On the surface, these three people live worlds apart:
- Stefan works as a family practice nurse practitioner/manager in a busy urban clinic in the American Midwest.
- Angelique turned her talent for design into a thriving business using recycled textiles to create clothing she markets throughout southeast Asia.
- Avery directs a large non-profit organization focused on improving access to nutritious food in poor communities in northern England.
Beneath the surface, they’re closer than you’d think:
- Stefan’s grief about his marriage ending distracts him, making him less available to his patients and coworkers.
- Angelique can barely suppress feelings of rage whenever she sees email messages from a former supplier who is suing her.
- Avery’s intense anxiety about upcoming funding cuts leaks out as overly critical interactions with staff members.
In different industries, on different continents, these three leaders have this in common: their inability to manage distressing emotions hurts their effectiveness at work. They each lack emotional self-control, one of twelve core competencies in our model of emotional and social intelligence.
What is Emotional Self-Control?
Emotional self-control is the ability to manage disturbing emotions and remain effective, even in stressful situations. Notice that I said “manage,” which is different from suppressing emotions. We need our positive feelings—that’s what makes life rich. But we also need to allow ourselves the space and time to process difficult emotions, but context matters. It’s one thing to do it in a heartfelt conversation with a good friend, and entirely another to release your anger or frustration at work. With emotional self-control, you can manage destabilizing emotions, staying calm and clear-headed.
Why Does Emotional Self-Control Matter?
To understand the importance of emotional self-control, it helps to know what’s going on in our brain when we’re not in control. In my book, The Brain and Emotional Intelligence, I explained:
“The amygdala is the brain’s radar for threat. Our brain was designed as a tool for survival. In the brain’s blueprint the amygdala holds a privileged position. If the amygdala detects a threat, in an instant it can take over the rest of the brain—particularly the prefrontal cortex—and we have what’s called an amygdala hijack.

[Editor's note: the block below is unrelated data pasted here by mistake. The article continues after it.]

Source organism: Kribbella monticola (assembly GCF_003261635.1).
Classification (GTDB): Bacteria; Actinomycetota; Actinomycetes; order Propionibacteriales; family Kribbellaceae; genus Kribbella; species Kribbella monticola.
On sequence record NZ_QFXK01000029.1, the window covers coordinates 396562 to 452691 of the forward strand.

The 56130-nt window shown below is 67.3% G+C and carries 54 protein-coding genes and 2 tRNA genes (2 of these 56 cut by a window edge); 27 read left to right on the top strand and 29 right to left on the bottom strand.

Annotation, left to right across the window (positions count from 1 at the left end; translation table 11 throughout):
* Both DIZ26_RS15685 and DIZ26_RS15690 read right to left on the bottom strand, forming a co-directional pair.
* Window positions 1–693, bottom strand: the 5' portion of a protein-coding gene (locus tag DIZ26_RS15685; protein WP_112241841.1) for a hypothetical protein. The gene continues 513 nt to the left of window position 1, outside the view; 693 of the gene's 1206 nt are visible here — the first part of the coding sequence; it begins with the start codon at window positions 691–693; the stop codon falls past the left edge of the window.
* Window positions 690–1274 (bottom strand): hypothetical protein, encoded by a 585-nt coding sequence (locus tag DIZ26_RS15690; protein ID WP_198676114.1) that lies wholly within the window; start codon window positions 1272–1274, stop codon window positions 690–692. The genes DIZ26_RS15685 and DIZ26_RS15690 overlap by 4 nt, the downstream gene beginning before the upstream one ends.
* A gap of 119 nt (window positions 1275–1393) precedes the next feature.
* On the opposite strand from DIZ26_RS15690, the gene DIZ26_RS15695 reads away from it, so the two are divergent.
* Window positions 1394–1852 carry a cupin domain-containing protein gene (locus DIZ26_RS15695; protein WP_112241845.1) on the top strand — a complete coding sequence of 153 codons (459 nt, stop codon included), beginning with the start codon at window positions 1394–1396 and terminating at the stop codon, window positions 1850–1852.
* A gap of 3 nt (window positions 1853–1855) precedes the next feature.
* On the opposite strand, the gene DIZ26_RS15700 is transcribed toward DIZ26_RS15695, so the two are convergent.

During a hijack, we can’t learn, and we rely on over-learned habits, ways we’ve behaved time and time again. We can’t innovate or be flexible during a hijack.
The hijack captures our attention, beaming it in on the threat at hand. If you’re at work when you have an amygdala hijack, you can’t focus on what your job demands—you can only think about what’s troubling you. Our memory shuffles, too, so that we remember most readily what’s relevant to the threat—but can’t remember other things so well. During a hijack, we can’t learn, and we rely on over-learned habits, ways we’ve behaved time and time again. We can’t innovate or be flexible during a hijack.
… the amygdala often makes mistakes…. while the amygdala gets its data on what we see and hear in a single neuron from the eye and ear—that’s super-fast in brain time—it only receives a small fraction of the signals those senses receive. The vast majority goes to other parts of the brain that take longer to analyze these inputs—and get a more accurate reading. The amygdala, in contrast, gets a sloppy picture and has to react instantly. It often makes mistakes, particularly in modern life, where the ‘dangers’ are symbolic, not physical threats. So, we overreact in ways we often regret later.”
The Impact of Distressed Leaders
Research across the world and many industries confirms the importance of leaders managing their emotions. Australian researchers found that leaders who manage emotions well had better business outcomes. Other research shows that employees remember most vividly negative encounters they’ve had with a boss. And, after negative interactions, they felt demoralized and didn’t want to have anything more to do with that boss.
How to Develop Emotional Self-Control
How can we minimize emotional hijacks? First, we need to use another emotional intelligence competency, emotional self-awareness. That starts with paying attention to our inner signals—an application of mindfulness, which lets us see our destructive emotions as they start to build, not just when our amygdala hijacks us.
If you can recognize familiar sensations that a hijack is beginning—your shoulders tense up or your stomach churns—it is easier to stop it.
If you don’t notice your amygdala has hijacked the more rational part of your brain, it’s hard to regain emotional equilibrium until the hijack runs its course. It’s better to stop it before it gets too far. To end a hijack, start with mindfulness, monitoring what’s going on in your mind. Notice “I’m really upset now” or “I’m starting to get upset.” If you can recognize familiar sensations that a hijack is beginning—your shoulders tense up or your stomach churns—it is easier to stop it.
Then, you can try a cognitive approach: talk yourself out of it, reason with yourself. Or you can intervene biologically. Meditation or relaxation techniques that calm your body and mind—such as deep belly breathing—are very helpful. As with mindfulness, these work best during the hijack when you have practiced them regularly. Unless these methods have become a strong habit of the mind, you can’t invoke them out of the blue.